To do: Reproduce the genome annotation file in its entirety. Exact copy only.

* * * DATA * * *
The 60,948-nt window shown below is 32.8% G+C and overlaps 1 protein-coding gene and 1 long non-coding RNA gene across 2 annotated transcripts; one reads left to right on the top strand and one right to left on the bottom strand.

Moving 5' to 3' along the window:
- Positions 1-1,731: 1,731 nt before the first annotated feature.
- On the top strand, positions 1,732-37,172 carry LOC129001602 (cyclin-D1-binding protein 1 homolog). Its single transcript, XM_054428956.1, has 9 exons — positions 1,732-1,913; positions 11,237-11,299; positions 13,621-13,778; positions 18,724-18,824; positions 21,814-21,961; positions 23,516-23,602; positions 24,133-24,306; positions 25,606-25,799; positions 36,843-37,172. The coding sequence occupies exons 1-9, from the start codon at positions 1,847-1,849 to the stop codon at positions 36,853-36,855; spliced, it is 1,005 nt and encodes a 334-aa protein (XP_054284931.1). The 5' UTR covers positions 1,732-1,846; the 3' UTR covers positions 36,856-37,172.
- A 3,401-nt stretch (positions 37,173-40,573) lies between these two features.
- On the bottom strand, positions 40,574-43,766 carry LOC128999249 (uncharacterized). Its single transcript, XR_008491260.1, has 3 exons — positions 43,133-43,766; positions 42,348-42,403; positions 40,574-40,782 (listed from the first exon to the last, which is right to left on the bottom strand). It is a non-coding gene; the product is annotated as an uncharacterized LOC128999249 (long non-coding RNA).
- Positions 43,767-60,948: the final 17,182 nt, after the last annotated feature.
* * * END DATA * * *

The 60,948-nt window shown below is 32.8% G+C and overlaps 1 protein-coding gene and 1 long non-coding RNA gene across 2 annotated transcripts; one reads left to right on the top strand and one right to left on the bottom strand.

Moving 5' to 3' along the window:
- Positions 1-1,731: 1,731 nt before the first annotated feature.
- On the top strand, positions 1,732-37,172 carry LOC129001602 (cyclin-D1-binding protein 1 homolog). Its single transcript, XM_054428956.1, has 9 exons — positions 1,732-1,913; positions 11,237-11,299; positions 13,621-13,778; positions 18,724-18,824; positions 21,814-21,961; positions 23,516-23,602; positions 24,133-24,306; positions 25,606-25,799; positions 36,843-37,172. The coding sequence occupies exons 1-9, from the start codon at positions 1,847-1,849 to the stop codon at positions 36,853-36,855; spliced, it is 1,005 nt and encodes a 334-aa protein (XP_054284931.1). The 5' UTR covers positions 1,732-1,846; the 3' UTR covers positions 36,856-37,172.
- A 3,401-nt stretch (positions 37,173-40,573) lies between these two features.
- On the bottom strand, positions 40,574-43,766 carry LOC128999249 (uncharacterized). Its single transcript, XR_008491260.1, has 3 exons — positions 43,133-43,766; positions 42,348-42,403; positions 40,574-40,782 (listed from the first exon to the last, which is right to left on the bottom strand). It is a non-coding gene; the product is annotated as an uncharacterized LOC128999249 (long non-coding RNA).
- Positions 43,767-60,948: the final 17,182 nt, after the last annotated feature.